Being Mobile Blog
App Security: Yet One More Thing Teachers Are Being Held Accountable For
By and large, districts make decisions about the choice of textbooks; districts and schools make decisions about the choice of curricula; and districts and schools make decisions about the choice of hardware.
But teachers are typically left to figure out how to integrate that technology into those curricula and textbooks. Elsewhere in this blog, we have argued that identifying appropriate software and/or integrating that software into the classroom is a significant burden, a task for which teachers have virtually no preparation.
Well, a teacher’s burden just got bigger!
The New York Times reports that, “Scores of education technology start-ups … are marketing new digital learning tools directly to teachers.” Not surprisingly, teachers are trying out these new apps. But, in addition to deciding how to use an app with their students, a teacher now needs to figure out if that app provides adequate privacy and/or security for their students’ data.
Teachers who are trying “adaptive technologies” — software that tries to determine what problems/information each child should receive — are potentially causing privacy and/or security violations. That is, these personalized learning apps collect data about the student and use that information to decide what a student should do next. But, the Times reports, “…some districts have experienced data breaches … in a few cases, student records have been publicly posted on the Internet and online security researchers have discovered weaknesses in a couple of dozen popular digital learning services.”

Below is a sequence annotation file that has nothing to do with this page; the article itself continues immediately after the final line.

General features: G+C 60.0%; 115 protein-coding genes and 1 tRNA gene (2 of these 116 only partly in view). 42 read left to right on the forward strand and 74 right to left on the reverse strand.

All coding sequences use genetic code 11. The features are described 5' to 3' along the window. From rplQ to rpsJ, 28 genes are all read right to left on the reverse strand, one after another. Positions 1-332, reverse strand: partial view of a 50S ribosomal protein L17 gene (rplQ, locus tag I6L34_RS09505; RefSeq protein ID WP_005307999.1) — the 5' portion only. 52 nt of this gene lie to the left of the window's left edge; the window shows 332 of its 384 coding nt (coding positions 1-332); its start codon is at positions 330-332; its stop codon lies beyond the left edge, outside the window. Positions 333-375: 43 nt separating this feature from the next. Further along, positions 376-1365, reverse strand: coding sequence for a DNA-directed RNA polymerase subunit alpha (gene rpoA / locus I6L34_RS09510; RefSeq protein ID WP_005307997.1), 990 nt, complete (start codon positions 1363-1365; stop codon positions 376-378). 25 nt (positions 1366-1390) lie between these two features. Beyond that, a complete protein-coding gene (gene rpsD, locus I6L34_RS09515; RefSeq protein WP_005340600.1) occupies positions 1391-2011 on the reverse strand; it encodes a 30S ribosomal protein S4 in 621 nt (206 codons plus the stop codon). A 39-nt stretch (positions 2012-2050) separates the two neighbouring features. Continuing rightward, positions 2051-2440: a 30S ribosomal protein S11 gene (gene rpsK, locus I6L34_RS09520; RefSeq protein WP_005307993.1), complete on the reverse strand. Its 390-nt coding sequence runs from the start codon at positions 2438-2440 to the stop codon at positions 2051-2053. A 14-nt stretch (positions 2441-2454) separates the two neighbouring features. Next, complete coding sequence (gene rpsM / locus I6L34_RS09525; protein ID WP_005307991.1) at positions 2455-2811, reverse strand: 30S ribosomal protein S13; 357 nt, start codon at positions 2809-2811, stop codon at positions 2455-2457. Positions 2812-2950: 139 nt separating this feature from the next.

The article also notes, “When it comes to privacy and security, it’s a little unfair to put the burden on the teacher…” A “little unfair”? A more accurate description comes elsewhere in the article: "Guarding against the potential pitfalls — data breaches, identity theft, unauthorized student profiling — is a Herculean endeavor.“
Besides teaching 30 children, a Herculean task if ever there was one, we have now burdened the classroom teacher with making decisions about software security and privacy.
“Administrators … want teachers to have free access to the best learning apps.”
Yes, teachers should always be allowed to bring in materials, but the school/district needs to give support and guidance. However, as noted above, while districts and schools have procedures to make decisions about curricular materials, they often leave technology decisions up to the classroom teacher.
Data privacy and security are serious, serious issues. Look at what happened to Target — and the administrators who were ostensibly responsible for protecting their customers’ privacy/security. With the current policies putting decision about selecting apps on the backs of teachers, it is only a matter of time before a parent will sue a teacher for allowing their child’s data to be published on the Internet.
Cathie Norris is a Regents Professor and Chair in the Department of Learning Technologies, School of Information at the University of North Texas. Visit her site at www.imlc.io.
Elliot Soloway is an Arthur F. Thurnau Professor in the Department of CSE, College of Engineering, at the University of Michigan. Visit his site at www.imlc.io.
Find more from Elliot Soloway and Cathie Norris at their Reinventing Curriculum blog at thejournal.com/rc.